When I was asked to help MAEX Partners in Germany develop a digital readiness assessment my first thought was “why me”. As many of you know I am not a technological pioneer or even very technologically capable. However, what I learned during a recent industry tour is that the digital transformation is NOT about technology and that many organizations are making the same mistake that was, and is, still being made with lean transformation—there is no clarity of the vision and it’s about the tools. Making matters worse is that there is no benchmark or obvious example to emulate. Many of us had Toyota as a guiding light for lean. I couldn’t find an obvious “Toyota” of digital transformation.
Kevin Bates from MAEX Partners and I recently spent time with some senior executives of fortune 500 companies, people close to Toyota, and with Steven Spears at MIT. What we discovered, with one outstanding exception, is that companies and consultants alike have a very difficult time articulating the vision of a digital transformation. The vision is often described in tools or the internet-of-things. Some companies I know think they are on the digital journey simply because they gave the employees I-Pads, smart robots, or are using Google glass. Sounds all too uncomfortably familiar “I’m doing Five S and Kaizen workshops so I’m on the lean journey”. Compounding the issue is that the vision is often very simply only about where and how to apply digital tools, not about purpose.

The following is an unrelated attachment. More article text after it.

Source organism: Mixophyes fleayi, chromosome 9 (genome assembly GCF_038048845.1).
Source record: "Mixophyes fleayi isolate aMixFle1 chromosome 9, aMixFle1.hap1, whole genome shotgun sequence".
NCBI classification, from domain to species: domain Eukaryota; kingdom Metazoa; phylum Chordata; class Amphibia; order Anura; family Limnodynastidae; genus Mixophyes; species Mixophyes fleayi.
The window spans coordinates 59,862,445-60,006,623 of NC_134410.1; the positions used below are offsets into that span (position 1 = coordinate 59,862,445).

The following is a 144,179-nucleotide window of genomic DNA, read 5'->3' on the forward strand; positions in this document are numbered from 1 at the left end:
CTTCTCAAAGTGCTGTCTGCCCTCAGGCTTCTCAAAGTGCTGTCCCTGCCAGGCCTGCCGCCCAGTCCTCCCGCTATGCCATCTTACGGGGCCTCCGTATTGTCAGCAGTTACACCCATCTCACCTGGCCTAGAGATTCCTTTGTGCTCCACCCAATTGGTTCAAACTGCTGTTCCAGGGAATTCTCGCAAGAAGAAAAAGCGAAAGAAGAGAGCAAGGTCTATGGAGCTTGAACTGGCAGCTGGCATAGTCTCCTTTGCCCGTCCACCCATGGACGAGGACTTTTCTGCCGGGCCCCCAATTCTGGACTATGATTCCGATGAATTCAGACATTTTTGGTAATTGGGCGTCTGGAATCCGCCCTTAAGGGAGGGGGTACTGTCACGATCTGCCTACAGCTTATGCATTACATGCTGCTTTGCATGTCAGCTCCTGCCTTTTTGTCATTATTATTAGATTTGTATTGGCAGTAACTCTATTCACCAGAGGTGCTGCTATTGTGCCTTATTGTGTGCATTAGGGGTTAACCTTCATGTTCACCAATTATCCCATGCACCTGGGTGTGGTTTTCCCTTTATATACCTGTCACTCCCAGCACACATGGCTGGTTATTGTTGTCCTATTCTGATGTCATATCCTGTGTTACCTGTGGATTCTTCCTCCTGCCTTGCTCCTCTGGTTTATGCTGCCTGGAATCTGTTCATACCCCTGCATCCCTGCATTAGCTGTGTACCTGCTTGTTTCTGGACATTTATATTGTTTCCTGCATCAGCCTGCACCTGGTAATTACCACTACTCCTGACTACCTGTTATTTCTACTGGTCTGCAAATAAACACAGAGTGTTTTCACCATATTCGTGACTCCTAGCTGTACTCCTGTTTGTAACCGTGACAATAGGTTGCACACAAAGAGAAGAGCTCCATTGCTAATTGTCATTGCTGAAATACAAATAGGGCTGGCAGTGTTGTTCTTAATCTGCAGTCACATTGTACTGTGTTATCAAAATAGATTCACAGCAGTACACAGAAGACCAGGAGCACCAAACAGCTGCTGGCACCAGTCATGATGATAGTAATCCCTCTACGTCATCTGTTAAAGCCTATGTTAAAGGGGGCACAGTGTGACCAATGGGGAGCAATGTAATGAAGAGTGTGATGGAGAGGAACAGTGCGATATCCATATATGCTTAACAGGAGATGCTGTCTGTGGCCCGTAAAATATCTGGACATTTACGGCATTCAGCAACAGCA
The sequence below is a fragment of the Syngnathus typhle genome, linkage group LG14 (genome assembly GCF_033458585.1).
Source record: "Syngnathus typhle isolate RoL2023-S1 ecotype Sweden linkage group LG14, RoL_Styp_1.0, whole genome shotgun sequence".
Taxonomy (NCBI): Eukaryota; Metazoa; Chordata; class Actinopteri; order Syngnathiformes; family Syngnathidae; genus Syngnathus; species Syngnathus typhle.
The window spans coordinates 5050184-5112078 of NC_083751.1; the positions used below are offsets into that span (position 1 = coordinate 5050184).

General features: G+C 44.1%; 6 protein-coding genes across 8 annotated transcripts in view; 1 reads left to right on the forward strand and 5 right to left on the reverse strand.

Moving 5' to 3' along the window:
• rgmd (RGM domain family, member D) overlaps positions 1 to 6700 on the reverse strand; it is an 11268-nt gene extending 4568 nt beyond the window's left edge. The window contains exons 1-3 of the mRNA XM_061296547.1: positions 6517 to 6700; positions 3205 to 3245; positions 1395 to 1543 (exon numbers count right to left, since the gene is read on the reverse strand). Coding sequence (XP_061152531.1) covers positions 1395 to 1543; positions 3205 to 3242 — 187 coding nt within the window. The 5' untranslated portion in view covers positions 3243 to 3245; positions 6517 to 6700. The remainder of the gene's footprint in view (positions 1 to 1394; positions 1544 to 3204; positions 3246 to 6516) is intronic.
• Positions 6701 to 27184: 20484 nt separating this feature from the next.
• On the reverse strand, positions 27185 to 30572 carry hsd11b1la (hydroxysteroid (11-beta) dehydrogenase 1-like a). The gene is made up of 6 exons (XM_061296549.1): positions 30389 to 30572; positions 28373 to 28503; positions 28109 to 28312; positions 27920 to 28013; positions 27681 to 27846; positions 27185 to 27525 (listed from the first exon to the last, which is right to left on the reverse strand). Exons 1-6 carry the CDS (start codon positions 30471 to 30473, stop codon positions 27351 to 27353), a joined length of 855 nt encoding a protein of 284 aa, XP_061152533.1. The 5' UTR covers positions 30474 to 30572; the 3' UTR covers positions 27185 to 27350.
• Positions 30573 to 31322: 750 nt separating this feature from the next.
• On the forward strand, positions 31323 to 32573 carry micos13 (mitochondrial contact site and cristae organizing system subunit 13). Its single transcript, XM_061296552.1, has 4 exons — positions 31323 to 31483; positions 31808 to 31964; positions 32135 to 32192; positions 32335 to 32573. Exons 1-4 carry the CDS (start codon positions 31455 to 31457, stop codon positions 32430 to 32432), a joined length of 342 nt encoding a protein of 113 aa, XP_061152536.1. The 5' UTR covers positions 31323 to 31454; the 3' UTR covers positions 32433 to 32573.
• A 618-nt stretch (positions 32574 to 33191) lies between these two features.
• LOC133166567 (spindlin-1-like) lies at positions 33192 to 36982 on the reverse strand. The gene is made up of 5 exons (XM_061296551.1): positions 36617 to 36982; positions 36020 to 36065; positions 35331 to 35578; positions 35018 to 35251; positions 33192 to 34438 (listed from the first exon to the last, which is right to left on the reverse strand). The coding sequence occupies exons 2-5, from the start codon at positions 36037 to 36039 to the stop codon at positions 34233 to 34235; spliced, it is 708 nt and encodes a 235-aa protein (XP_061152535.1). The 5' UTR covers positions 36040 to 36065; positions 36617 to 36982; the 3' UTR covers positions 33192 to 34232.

I did further research and, although not a completely comprehensive search, what I found was further disturbing. Years ago there was a dispute between Six Sigma and lean as “business initiatives”. That seem to be resolved (not really) by combining the 2 into Lean Six Sigma. Often lean was explained as an addition to Six Sigma. I have no interest into getting into that debate. It seems to have resolved itself. However, here we go again only this time it’s “digital lean” and “digital is in addition to lean”. It’s everywhere and in every instance I found there was no clarity to what that means and worse, what is the approach. There is now even a trademarked LeanDigital™. I heard and read often “why bother identifying the vision and benefits, the digital transformation is coming anyway and can’t be stopped”. Did anybody check to see if we are ready? There are even suggestions that you go lean and then go digital or digital is needed to give lean a boost. Lots of proclamations but no answers. This could become irritating quickly.
Many years ago Jamie Flinchbaugh and I started the Lean Learning Center. The expressed purpose of the Center was to get people and organizations to understand that lean is not about tools, it’s about principles, the thinking behind lean. Somewhat evolutionary thinking at the time but now widely accepted and adopted. It’s now my belief that the digital transformation requires the same type of evolutionary thinking—it’s not technology, it’s the principles. Principles are about thinking. Tools/technology are about execution and are simply the enablers to manifest the thinking. Lean is a human system, not a tools system. Digital is a human system and not a technology system. Understanding digital as a human system and understanding the principles (purpose) will drive the application of the right tool/technology and strangely enough that tool might NOT be a digital tool even in this digital world. This is not being discussed and without this discussion the digital transformation could easily follow the path of so many failed lean transformations.